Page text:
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Ignition coil powered by AC. Why?

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Oct 12, 2013
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I have a question about ignition system in old motorbike. The high voltage ignition coil is powered by alternating current. It's working properly but i can't understand why. I was thinking there should be a DC like in cars.

Your ignition coil is a transformer; transformers only work with AC (or, actually in the case of automotive coils, pulsed DC).

Exactly should be powered by pulsed DC, but in this case the HV coil is connected directly to the coil which produce AC, and the second HV coil terminal is connected to the breaker which disconnecting the HV coil from ground when spark should appear.

The HV coil is constantly charged and discharged. What will happen when breaker disconnect the coil when it be discharged? No spark? In this case spark strenght will be random too.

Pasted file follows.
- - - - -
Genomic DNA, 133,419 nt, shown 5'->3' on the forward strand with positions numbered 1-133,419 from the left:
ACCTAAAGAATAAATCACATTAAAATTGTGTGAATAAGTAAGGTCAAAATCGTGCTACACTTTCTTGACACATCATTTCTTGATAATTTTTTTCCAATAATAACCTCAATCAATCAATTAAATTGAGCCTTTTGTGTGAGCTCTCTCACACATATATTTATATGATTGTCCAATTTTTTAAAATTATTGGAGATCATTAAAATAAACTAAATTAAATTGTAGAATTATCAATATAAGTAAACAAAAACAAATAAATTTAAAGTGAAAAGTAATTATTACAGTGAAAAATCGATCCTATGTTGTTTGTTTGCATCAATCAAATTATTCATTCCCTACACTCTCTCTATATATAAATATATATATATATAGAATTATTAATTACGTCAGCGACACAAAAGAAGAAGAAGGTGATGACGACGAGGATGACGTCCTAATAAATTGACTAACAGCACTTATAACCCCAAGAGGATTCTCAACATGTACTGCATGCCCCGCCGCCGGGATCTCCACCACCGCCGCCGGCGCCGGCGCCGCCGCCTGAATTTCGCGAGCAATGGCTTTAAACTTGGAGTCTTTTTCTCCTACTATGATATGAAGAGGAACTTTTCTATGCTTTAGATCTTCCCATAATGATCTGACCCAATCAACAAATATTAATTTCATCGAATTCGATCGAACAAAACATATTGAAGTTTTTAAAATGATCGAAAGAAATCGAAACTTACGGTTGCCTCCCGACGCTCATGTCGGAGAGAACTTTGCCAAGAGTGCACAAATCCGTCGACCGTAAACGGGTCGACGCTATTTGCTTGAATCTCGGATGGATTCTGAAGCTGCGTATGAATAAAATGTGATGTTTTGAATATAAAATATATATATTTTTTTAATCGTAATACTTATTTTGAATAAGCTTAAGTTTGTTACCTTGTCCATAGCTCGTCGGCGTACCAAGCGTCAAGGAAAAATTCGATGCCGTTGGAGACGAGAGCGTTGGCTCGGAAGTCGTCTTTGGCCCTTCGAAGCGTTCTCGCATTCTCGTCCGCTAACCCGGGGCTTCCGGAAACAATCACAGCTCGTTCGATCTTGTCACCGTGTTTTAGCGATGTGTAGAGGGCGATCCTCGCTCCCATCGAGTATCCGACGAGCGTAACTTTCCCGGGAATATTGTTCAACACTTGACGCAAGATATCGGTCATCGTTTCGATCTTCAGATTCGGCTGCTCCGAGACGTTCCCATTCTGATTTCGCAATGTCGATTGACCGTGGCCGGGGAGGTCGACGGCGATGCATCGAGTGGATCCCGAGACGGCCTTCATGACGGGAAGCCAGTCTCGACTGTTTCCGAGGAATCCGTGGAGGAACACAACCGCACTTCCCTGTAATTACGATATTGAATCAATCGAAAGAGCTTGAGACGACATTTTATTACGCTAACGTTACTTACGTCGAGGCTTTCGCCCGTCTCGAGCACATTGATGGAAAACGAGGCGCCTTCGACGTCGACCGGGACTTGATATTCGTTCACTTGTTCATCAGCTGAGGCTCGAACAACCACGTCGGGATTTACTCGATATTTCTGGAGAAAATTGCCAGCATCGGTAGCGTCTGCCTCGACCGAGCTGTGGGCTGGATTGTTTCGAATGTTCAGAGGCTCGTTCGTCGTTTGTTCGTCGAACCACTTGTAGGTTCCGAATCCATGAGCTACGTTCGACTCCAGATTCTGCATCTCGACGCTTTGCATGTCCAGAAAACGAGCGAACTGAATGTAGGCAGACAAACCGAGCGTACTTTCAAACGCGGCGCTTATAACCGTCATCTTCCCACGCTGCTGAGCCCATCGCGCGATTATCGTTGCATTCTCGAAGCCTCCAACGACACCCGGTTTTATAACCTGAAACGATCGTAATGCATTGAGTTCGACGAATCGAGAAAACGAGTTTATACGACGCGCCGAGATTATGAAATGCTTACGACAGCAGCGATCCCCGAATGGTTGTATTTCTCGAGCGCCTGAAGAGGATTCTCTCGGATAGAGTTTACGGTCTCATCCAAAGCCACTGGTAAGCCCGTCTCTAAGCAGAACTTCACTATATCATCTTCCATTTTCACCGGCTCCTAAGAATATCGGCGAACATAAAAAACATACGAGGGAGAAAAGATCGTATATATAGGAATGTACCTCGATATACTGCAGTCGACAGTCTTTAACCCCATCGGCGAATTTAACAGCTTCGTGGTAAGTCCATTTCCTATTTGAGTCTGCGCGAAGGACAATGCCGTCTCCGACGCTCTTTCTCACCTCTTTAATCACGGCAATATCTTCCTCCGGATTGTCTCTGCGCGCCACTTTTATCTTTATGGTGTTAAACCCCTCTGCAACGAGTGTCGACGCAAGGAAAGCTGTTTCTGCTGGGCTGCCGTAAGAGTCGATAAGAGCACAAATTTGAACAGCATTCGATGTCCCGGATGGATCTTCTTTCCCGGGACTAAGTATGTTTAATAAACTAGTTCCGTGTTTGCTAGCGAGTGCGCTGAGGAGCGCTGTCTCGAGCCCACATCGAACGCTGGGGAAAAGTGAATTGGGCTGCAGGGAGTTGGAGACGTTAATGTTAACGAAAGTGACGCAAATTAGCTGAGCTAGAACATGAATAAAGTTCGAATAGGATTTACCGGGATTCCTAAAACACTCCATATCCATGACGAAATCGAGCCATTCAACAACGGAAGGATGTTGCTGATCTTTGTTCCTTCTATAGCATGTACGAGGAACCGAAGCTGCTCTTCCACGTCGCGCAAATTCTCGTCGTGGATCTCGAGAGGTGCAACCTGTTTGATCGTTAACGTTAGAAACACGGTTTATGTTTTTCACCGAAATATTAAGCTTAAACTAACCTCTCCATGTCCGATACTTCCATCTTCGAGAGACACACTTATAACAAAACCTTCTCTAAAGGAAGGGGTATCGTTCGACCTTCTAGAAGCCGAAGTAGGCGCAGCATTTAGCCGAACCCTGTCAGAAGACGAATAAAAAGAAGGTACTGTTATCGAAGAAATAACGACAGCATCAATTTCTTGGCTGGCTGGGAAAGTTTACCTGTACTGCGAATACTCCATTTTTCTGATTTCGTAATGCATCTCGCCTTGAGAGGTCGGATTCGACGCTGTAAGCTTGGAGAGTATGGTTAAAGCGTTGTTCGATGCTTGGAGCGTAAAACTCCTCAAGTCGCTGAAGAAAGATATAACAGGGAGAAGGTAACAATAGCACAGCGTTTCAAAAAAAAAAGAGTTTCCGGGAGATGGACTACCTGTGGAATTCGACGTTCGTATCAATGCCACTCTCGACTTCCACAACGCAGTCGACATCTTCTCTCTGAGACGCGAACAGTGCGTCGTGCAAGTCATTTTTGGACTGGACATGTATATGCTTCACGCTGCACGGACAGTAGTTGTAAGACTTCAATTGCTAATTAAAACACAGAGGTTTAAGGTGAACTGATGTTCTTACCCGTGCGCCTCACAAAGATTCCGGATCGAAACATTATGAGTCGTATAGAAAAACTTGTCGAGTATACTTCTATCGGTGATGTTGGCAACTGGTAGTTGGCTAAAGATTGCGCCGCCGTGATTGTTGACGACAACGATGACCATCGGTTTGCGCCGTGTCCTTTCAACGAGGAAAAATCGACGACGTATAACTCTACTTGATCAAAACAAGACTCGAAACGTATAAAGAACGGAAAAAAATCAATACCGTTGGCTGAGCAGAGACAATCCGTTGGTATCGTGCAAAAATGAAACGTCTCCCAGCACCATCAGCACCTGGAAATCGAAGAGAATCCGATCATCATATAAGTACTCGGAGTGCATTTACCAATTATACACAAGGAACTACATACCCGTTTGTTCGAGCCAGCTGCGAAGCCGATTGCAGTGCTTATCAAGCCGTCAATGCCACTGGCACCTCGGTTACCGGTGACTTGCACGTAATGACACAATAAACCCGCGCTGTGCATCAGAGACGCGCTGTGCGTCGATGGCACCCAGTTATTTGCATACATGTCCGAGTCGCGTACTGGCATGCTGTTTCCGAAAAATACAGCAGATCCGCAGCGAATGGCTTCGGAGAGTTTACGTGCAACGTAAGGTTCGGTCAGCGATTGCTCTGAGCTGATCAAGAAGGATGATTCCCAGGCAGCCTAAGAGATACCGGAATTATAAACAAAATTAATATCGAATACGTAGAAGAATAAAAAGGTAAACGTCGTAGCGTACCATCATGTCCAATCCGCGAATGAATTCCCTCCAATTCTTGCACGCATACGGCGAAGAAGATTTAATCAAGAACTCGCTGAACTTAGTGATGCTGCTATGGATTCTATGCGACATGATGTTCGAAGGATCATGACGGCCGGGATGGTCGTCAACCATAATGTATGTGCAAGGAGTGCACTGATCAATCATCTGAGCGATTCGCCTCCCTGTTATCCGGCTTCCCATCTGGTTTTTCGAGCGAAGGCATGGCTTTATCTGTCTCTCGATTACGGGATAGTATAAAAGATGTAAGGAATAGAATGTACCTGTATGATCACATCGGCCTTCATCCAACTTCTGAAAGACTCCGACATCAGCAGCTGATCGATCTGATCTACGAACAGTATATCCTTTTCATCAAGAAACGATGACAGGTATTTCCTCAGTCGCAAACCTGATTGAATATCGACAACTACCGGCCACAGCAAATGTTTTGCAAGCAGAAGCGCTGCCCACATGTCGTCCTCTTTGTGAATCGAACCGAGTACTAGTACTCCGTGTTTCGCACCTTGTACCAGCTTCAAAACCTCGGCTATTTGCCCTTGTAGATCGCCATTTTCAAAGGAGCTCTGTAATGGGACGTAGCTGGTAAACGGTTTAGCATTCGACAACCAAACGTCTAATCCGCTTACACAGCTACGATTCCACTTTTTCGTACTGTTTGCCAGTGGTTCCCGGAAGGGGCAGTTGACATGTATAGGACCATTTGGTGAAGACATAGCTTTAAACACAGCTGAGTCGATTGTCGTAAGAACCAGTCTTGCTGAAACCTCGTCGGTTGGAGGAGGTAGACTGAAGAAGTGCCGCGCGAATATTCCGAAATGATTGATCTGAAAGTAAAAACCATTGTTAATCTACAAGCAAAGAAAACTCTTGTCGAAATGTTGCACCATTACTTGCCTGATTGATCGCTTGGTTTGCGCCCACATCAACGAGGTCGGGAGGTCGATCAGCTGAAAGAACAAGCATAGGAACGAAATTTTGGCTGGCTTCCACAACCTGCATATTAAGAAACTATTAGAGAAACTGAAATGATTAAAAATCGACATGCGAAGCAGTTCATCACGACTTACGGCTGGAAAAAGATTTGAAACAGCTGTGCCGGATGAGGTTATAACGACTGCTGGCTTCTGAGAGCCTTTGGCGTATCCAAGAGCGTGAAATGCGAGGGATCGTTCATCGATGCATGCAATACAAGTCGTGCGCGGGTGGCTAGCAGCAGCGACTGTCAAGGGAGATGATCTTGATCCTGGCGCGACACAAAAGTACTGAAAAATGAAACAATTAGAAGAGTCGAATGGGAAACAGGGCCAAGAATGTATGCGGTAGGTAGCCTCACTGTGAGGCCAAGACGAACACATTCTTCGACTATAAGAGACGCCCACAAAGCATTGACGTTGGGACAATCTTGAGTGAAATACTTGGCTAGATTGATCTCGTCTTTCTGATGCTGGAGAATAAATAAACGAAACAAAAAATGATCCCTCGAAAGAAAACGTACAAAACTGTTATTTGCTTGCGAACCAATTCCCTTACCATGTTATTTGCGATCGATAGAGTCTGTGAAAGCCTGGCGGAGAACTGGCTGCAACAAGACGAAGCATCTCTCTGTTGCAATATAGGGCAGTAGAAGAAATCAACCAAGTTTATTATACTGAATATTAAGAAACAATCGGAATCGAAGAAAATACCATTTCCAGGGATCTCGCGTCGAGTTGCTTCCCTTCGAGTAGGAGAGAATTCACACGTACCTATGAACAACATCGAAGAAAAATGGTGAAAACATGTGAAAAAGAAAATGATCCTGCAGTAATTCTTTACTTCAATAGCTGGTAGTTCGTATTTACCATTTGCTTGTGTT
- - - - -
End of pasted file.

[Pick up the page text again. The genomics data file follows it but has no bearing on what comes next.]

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What "coil which produce AC" are you talking about? Do you mean the magneto? The way that type of ignition works is that the switch (what you call "breaker") opens at the time when the magnetic field is maximum, not randomly.

Yes, magneto. I just checked the magnet and it has 8 pairs of poles, so the current in HV coil is changing 16 times per one crankshaft rotation what is 22.5 degree. Well, if I change the ignition advance about 10 degree that can have a huge impact at spark strength, or there will be no spark at all.

Right. That's why the switch opening has to be synchronized with the magneto; it's not random.

I've had old simple dirt bikes that were either AC or rectified
AC with no battery. It's just penny pinching (or whatever
the Japanese equivalent of a penny is). If you've got a
kick starter and no lights, and it runs, then why be fancy?

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